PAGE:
Friday, 27 May 2022

ICD-11 Criteria for Disorders Due to Use of Opioids(6C43)

ICD-11 Criteria for Disorders Due to Use of Opioids (6C43)

Disorders due to use of opioids are characterised by the pattern and consequences of opioid use. Opioids is a generic term that encompasses the constituents or derivatives of the opium poppy Papaver somniferum as well as a range of synthetic and semisynthetic compounds, some related to morphine and others chemically distinct but all having their primary actions on the ยต opioid receptor. Examples of opioids include morphine, diacetylmorphine (heroin), fentanyl, pethidine, oxycodone, hydromorphone, methadone, buprenorphine, codeine and d-propoxyphene. The opioids all have analgesic properties of different potencies and are primarily central nervous system depressants. They suppress respiration as well as other vital functions and are a common cause of overdose and related deaths. Certain opioids are used or administered parenterally, including heroin, a common and potent opioid that is primarily used non-medically. Therapeutic opioids are prescribed for a range of indications worldwide, and are essential for pain management in cancer pain and palliative care, although they are also used for non-therapeutic reasons. In some countries morbidity and mortality related to therapeutic opioids is greater than that related to heroin. All opioids may result in Opioid Intoxication, Opioid Dependence and Opioid Withdrawal. A range of Opioid-Induced Disorders occur, some of which occur following Opioid Withdrawal.

Exclusions:             

  • Hazardous use of opioids (QE11.0)

6C43.0     Episode of Harmful use of Opioids

An episode of opioid use that has caused damage to a person’s physical or mental health or has resulted in behaviour leading to harm to the health of others. Harm to health of the individual occurs due to one or more of the following: (1) behaviour related to intoxication; (2) direct or secondary toxic effects on body organs and systems; or (3) a harmful route of administration. Harm to health of others includes any form of physical harm, including trauma, or mental disorder that is directly attributable to behaviour due to opioid intoxication on the part of the person to whom the diagnosis of single episode of harmful use applies. This diagnosis should not be made if the harm is attributed to a known pattern of opioid use.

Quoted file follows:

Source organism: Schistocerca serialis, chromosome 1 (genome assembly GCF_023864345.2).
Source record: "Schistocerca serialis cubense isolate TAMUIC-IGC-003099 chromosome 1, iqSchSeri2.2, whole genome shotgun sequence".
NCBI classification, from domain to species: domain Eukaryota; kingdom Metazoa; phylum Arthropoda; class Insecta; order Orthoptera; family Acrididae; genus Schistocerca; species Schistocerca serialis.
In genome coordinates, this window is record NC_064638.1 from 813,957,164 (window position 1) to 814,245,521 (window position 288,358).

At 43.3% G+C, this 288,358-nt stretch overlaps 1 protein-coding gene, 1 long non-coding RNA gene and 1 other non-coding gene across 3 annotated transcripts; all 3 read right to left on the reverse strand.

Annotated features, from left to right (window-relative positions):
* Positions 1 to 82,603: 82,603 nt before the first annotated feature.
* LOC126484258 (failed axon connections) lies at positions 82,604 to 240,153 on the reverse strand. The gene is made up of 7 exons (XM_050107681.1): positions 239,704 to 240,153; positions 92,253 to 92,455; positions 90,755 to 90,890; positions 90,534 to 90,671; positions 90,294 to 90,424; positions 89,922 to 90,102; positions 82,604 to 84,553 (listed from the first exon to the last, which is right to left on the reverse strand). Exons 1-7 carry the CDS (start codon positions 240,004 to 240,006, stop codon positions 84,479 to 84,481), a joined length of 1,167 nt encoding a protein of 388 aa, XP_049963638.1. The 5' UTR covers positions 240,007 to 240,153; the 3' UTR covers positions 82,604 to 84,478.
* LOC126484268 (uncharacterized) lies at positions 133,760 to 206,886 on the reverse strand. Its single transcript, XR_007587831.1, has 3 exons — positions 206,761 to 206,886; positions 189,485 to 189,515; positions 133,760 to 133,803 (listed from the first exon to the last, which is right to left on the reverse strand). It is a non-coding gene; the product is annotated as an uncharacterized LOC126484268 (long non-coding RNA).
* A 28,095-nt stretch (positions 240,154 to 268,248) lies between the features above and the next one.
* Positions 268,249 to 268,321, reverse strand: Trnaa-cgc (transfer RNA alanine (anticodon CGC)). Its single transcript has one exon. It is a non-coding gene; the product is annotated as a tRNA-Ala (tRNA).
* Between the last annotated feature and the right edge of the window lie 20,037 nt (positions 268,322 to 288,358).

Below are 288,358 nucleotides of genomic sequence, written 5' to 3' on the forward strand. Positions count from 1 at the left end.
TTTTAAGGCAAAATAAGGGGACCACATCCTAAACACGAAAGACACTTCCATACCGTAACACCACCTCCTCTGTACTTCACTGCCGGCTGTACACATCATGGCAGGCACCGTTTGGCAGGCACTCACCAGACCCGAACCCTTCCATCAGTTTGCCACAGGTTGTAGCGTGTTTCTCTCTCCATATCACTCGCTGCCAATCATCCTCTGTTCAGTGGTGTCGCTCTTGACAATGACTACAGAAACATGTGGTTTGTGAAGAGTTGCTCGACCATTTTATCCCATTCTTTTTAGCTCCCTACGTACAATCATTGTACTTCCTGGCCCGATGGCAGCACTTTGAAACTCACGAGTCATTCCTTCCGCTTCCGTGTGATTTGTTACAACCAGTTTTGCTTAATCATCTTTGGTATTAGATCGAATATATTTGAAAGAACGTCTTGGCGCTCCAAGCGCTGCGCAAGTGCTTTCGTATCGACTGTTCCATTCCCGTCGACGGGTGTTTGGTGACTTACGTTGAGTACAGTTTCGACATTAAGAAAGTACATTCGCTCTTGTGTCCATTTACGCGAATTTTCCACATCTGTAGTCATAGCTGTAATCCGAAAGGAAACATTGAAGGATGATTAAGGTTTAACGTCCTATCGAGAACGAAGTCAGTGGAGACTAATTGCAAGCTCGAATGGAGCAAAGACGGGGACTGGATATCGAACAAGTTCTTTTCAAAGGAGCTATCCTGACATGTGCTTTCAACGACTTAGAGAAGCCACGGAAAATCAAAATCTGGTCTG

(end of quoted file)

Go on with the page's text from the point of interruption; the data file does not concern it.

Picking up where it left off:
Exclusions:             

  • Harmful pattern of use of opioids (6C43.1)
  • Opioid dependence (6C43.2)

6C43.1    Harmful Pattern of use of Opioids

A pattern of use of opioids that has caused damage to a person’s physical or mental health or has resulted in behaviour leading to harm to the health of others. The pattern of opioid use is evident over a period of at least 12 months if substance use is episodic or at least one month if use is continuous (i.e., daily or almost daily). Harm to health of the individual occurs due to one or more of the following: (1) behaviour related to intoxication; (2) direct or secondary toxic effects on body organs and systems; or (3) a harmful route of administration. Harm to health of others includes any form of physical harm, including trauma, or mental disorder that is directly attributable to behaviour related to opioid intoxication on the part of the person to whom the diagnosis of Harmful pattern of use of opioids applies.

Exclusions:             

  • Episode of harmful use of opioids (6C43.0)
  • Opioid dependence (6C43.2)

6C43.10    Harmful Pattern of Use of Opioids, Episodic